Rusty, who was born in 1939, early in his life showed a strong interest in all kinds of sports, but was hampered by his small size. When he graduated from the New York Military Academy he was only 5' 9" and 165 pounds, though by this time he had become the top prep-school pole vaulter in the east with a vault of 13' 3" and earned an athletic scholarship to Villanova University. Looking back at his first college experience, Rusty admits he was not ready for the academic life and left after one semester. Next was a four year tour of duty with the Air force. There were opportunities to develop his physical skills while in the Service and by the time he was discharged he was 6' 3" and 225 pounds and ready for that most demanding of competitions: the Decathlon, a grueling competition in which athletes must compete in ten major track and field events over a two day period. He was selected for the U.S. squad for the 1963 Pan American games and then the 1964 Olympics Games in which he finished ninth.

Life was busy in the 1960's as he was combining college and Olympics training. "At one point I was going to school full-time, training five or six hours a day and working as a bartender at night to support myself. People used to ask me how I managed it, but it wasn't that tough. I grew up on a dairy farm. Everything was easy after that."

Alas, despite the estimated 60,000 hours of training this former Roscoe farm boy undertook to achieve his Olympics goal, the Olympics Gold Medal eluded him. He had done well in 1964 and in 1966 in a non-Olympics competition in Los Angeles he established a world record for the decathlon competition of 8230 points and was, therefore, the favorite to win the next Olympics competition. However, both in 1968 and 1972 injuries prevented him from taking part in the Games. Shortly after the second disappointment in 1972, he withdrew from active competition.

Rusty confesses that initially he was very depressed about his failure to win at the Olympics when the gold medal seemed within reach. However, what is even more impressive about Russ' life than his decathlon scores was his decision not to give into mental depression, but to turn his disappointment into something positive and to use his mistakes to help other athletes. He had received a B.S. degree from U.C.L.A. in International Relations and continued his studies to become an Ordained Minister in the University Bible Church. He has continued his ministry by serving as chaplain in various capacities to some of the 7,000 Americans who have taken part in the Olympics Games.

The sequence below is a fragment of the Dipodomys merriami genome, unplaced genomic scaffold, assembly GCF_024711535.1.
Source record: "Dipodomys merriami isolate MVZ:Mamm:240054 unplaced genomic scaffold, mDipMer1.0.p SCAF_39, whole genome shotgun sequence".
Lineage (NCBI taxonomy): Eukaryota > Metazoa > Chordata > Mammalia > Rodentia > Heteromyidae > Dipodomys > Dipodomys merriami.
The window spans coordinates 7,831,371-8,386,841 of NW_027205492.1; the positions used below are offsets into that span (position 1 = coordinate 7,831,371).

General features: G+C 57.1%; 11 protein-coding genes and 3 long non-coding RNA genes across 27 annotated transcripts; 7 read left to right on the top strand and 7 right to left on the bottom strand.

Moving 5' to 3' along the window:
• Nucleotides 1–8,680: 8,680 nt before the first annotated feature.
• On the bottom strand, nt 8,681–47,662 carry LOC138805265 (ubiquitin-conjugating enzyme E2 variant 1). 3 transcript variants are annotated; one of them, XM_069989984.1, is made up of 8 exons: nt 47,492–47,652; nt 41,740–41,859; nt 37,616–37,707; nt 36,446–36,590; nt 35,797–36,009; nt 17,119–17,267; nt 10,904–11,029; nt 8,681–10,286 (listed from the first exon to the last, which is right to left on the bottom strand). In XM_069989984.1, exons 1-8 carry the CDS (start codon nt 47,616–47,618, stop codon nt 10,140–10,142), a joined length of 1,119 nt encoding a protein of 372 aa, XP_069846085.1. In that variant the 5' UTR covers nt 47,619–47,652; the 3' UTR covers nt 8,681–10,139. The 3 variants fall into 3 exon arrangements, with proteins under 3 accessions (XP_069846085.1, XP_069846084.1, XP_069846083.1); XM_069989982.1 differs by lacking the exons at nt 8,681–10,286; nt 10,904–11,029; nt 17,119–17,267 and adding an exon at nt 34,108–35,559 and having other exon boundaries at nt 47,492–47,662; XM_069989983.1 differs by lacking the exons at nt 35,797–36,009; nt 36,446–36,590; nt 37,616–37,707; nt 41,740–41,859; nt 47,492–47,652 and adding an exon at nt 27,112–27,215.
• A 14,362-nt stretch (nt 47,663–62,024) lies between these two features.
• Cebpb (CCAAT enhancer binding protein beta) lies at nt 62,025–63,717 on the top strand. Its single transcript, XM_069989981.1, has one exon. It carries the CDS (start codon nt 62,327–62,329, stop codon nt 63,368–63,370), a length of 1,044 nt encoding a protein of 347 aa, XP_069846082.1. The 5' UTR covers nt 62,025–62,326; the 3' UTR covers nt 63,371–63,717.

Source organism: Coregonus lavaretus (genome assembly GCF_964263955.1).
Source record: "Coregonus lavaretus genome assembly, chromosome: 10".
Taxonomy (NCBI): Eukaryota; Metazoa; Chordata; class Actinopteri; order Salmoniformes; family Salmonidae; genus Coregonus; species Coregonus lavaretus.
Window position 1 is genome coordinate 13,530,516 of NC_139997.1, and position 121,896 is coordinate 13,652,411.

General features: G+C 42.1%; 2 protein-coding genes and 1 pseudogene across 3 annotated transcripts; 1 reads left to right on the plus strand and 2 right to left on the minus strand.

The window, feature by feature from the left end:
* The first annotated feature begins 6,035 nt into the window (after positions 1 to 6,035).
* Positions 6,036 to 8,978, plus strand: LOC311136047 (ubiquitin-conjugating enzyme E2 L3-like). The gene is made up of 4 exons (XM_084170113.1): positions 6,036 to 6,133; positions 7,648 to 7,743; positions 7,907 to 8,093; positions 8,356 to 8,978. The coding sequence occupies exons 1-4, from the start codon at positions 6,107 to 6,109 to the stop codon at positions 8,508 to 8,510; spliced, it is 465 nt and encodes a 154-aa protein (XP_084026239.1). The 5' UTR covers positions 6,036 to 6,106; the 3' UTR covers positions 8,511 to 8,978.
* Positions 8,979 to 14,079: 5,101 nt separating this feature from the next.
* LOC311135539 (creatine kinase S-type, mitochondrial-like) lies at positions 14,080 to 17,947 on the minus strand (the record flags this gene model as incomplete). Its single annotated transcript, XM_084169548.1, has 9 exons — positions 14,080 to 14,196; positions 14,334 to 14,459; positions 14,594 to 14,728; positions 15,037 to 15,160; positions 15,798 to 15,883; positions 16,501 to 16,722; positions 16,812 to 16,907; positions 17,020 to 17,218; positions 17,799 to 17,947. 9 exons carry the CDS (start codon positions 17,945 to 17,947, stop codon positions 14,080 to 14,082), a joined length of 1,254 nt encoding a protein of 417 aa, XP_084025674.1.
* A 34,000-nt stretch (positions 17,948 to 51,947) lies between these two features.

As Russ looked back over his own career, he realized that he had relied too much on his natural size, strength and speed and had not given proper attention to training, nutrition, proper mental attitudes and even to spiritual preparation. Out of this realization came a sense of the work that has occupied him in the years after competition. During the past three decades he has worked with hundreds of athletes, many of them Olympians, to help them develop both their bodies and minds. By 1970 he was beginning to understand the importance of nutrition and began a business to provide healthy dietary supplements both for athletes and those of us not cut out for decathlon competitions. Also, he uses his experience to help his own children. In his forties he married Pamela (Pam) Bleasdale, and they have five children. The oldest, Seth, seems challenged by the Decathlon, so perhaps a third generation Olympian is in the making. However far Seth may go, his father will be there sharing the lessons he learned along the way.

There are many ways in which outstanding individuals can "make" history. Going back to the ancient Greeks and probably earlier, athletic prowess has always fascinated and we live in an age more keenly aware of good health. On both counts Alice and Russell have much to teach us. Their athletic achievements inspire and they have been generous with their time in helping a new generation of athletes. However, even more impressive than their field and track records is the determination which after athletic stardom they moved ahead to build new and useful lives.